The creator of “Entourage” is blaming a “wave of righteous PC culture” for recent backlash against the HBO show. 

In a new interview with Yahoo Entertainment, Doug Ellin defended the series, claiming that the characters in the show depicted an accurate portrayal of how men in Hollywood behaved at that time. 

Asked about HBO’s “skittishness” around the series, Ellin replied, “I resent it tremendously. Nobody says that about ‘The Sopranos’, where they murder people, that maybe we should readdress whether murdering people on TV is okay.

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“There needs to be a reckoning and social injustices need to [be addressed] in certain ways, but just attacking every single thing that comes out is, in my mind, very dangerous.”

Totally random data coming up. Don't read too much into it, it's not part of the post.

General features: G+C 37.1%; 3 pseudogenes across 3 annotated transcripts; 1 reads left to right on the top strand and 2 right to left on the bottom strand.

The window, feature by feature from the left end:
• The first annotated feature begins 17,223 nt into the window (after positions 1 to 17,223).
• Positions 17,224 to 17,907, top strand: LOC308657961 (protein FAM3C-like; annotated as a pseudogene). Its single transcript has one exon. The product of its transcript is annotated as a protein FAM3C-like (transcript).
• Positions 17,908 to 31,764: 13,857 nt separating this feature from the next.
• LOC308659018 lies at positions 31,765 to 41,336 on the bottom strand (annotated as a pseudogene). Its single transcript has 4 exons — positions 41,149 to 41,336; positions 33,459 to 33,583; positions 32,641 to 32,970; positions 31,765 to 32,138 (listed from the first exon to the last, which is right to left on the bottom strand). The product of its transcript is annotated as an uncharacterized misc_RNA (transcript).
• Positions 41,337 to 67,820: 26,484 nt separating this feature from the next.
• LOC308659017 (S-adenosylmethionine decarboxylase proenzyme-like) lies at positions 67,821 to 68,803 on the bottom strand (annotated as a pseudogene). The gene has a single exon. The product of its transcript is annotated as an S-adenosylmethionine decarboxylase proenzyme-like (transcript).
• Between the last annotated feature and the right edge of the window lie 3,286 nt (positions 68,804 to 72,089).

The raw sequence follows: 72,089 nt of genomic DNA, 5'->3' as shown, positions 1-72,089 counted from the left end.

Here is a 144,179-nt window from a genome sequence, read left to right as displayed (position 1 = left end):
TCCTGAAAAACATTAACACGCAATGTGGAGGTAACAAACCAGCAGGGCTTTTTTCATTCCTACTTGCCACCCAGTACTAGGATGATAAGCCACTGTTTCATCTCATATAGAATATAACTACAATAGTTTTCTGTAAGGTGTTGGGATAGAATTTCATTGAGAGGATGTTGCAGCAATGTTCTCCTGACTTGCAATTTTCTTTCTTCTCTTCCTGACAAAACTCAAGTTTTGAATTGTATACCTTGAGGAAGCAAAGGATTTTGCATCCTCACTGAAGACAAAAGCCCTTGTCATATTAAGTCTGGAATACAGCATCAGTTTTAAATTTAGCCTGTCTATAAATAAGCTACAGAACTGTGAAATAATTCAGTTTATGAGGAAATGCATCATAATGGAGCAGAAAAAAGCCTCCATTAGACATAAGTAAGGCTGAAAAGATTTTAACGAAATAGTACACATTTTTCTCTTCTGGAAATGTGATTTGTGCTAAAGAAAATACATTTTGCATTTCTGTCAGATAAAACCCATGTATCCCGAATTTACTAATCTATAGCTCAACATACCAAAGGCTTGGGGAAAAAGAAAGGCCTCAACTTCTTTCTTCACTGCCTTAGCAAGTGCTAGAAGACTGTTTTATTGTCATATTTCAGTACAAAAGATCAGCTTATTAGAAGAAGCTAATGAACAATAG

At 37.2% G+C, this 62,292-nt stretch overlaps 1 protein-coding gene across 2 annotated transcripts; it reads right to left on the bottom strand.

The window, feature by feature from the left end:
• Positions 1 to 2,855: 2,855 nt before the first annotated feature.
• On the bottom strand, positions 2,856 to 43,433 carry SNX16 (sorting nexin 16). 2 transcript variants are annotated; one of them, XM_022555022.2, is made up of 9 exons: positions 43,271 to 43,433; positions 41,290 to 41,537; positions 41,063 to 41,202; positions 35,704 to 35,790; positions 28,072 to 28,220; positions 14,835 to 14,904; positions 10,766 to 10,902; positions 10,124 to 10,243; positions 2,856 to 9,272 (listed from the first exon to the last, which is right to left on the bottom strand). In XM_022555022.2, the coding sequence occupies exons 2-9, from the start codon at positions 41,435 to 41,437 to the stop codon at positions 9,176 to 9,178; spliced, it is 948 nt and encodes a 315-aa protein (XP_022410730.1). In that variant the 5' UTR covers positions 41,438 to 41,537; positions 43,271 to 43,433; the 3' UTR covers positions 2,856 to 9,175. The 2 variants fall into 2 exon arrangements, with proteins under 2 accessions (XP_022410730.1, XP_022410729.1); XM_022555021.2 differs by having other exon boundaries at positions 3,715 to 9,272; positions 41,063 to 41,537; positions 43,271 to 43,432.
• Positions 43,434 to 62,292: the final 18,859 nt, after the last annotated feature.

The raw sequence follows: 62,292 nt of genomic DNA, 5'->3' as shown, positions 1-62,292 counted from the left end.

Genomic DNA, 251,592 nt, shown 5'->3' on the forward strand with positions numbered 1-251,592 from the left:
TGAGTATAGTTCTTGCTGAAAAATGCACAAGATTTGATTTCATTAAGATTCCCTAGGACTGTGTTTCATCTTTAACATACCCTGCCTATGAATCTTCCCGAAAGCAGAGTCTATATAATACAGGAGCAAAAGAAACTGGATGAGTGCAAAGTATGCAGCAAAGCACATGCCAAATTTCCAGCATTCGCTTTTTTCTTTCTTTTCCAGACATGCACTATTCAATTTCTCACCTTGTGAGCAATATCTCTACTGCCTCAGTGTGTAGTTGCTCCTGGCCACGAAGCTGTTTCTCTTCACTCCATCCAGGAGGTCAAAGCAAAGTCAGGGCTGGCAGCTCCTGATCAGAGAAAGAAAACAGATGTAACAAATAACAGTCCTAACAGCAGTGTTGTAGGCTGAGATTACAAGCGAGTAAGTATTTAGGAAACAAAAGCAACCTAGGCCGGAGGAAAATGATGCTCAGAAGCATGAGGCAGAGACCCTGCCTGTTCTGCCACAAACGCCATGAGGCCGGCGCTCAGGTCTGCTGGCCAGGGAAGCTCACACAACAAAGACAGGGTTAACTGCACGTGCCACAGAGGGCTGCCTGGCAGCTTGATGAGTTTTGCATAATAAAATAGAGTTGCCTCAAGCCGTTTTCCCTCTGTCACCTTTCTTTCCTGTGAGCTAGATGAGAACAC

“Entourage” has been criticized in recent years due to the misogynistic behaviour of its characters, who are based loosely around actor Mark Wahlberg and his circle of friends. 

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“I don’t want to sound obnoxious or that I’m looking at ‘Entourage’ as high art, but it was a pretty accurate portrayal of how people [acted] at that time in Hollywood,” Ellin continued. 

The HBO series ran for eight seasons, picking up multiple Emmy awards in that time.

Ellin added: “I’m proud of everything we did on ‘Entourage,’ and I certainly don’t think it’s something that should be a lightning rod.

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“It should be looked at for what it was, which was a group of friends who really loved each other and cared about each other — money and all of that other stuff meant nothing to them.”